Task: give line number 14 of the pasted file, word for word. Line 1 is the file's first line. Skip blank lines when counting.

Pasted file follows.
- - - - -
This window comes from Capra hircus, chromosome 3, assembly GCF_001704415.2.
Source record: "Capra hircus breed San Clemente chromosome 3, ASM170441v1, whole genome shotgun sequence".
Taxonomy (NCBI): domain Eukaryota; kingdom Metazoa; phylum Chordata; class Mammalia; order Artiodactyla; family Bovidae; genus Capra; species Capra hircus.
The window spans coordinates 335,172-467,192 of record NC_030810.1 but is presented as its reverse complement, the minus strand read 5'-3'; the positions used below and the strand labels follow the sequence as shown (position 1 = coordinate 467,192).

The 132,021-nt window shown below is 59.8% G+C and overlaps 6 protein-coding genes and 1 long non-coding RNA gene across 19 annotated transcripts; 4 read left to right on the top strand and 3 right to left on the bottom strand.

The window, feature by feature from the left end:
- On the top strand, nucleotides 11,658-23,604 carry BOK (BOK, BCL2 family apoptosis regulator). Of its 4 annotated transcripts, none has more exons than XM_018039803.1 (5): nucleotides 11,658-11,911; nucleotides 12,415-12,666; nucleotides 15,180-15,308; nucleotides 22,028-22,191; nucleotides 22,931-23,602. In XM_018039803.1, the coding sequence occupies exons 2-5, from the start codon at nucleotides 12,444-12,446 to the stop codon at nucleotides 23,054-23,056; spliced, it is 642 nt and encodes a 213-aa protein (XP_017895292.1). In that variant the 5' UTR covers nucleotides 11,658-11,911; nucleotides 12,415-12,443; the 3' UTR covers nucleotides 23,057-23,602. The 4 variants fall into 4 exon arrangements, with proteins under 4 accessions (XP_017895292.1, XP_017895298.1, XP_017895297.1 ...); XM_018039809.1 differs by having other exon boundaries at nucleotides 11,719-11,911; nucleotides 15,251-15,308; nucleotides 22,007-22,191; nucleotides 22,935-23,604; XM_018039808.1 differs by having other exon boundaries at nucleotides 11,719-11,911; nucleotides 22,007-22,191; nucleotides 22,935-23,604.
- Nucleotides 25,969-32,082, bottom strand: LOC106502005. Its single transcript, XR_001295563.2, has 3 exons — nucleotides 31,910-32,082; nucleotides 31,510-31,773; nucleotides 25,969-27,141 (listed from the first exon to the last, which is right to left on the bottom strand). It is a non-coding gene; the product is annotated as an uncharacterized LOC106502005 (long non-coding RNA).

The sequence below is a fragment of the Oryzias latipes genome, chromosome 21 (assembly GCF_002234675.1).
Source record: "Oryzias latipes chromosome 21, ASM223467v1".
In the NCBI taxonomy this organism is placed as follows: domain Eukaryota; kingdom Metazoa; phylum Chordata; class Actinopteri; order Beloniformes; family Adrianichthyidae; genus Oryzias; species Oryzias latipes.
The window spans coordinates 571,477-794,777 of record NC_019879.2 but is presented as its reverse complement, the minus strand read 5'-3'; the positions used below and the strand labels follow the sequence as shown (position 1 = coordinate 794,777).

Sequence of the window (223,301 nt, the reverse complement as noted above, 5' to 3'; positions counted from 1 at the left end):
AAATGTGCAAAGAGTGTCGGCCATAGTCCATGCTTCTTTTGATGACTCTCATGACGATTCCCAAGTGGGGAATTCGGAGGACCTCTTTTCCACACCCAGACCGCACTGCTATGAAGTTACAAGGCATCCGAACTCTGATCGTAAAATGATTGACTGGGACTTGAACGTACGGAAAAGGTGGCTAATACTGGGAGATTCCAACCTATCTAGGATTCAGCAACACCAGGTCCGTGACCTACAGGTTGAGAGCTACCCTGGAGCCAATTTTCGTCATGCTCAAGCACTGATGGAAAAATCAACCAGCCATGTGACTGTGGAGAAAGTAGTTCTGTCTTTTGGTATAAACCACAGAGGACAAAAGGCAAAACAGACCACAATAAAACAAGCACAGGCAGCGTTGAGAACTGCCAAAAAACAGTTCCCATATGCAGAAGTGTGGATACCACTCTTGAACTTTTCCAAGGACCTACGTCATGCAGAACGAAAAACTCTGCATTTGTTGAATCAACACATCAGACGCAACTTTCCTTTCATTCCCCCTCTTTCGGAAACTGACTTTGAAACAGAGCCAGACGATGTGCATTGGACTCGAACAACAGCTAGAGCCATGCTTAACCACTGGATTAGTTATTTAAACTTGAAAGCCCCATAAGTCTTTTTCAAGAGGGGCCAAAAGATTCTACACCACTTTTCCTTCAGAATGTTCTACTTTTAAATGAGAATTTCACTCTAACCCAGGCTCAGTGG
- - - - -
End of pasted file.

AAATGTGCAAAGAGTGTCGGCCATAGTCCATGCTTCTTTTGATGACTCTCATGACGATTCCCAAGTGGGGAATTCGGAGGACCTCTTTTCCACACCCAGACCGCACTGCTATGAAGTTACAAGGCATCCGAACTCTGATCGTAAAATGATTGACTGGGACTTGAACGTACGGAAAAGGTGGCTAATACTGGGAGATTCCAACCTATCTAGGATTCAGCAACACCAGGTCCGTGACCTACAGGTTGAGAGCTACCCTGGAGCCAATTTTCGTCATGCTCAAGCACTGATGGAAAAATCAACCAGCCATGTGACTGTGGAGAAAGTAGTTCTGTCTTTTGGTATAAACCACAGAGGACAAAAGGCAAAACAGACCACAATAAAACAAGCACAGGCAGCGTTGAGAACTGCCAAAAAACAGTTCCCATATGCAGAAGTGTGGATACCACTCTTGAACTTTTCCAAGGACCTACGTCATGCAGAACGAAAAACTCTGCATTTGTTGAATCAACACATCAGACGCAACTTTCCTTTCATTCCCCCTCTTTCGGAAACTGACTTTGAAACAGAGCCAGACGATGTGCATTGGACTCGAACAACAGCTAGAGCCATGCTTAACCACTGGATTAGTTATTTAAACTTGAAAGCCCCATAAGTCTTTTTCAAGAGGGGCCAAAAGATTCTACACCACTTTTCCTTCAGAATGTTCTACTTTTAAATGAGAATTTCACTCTAACCCAGGCTCAGTGG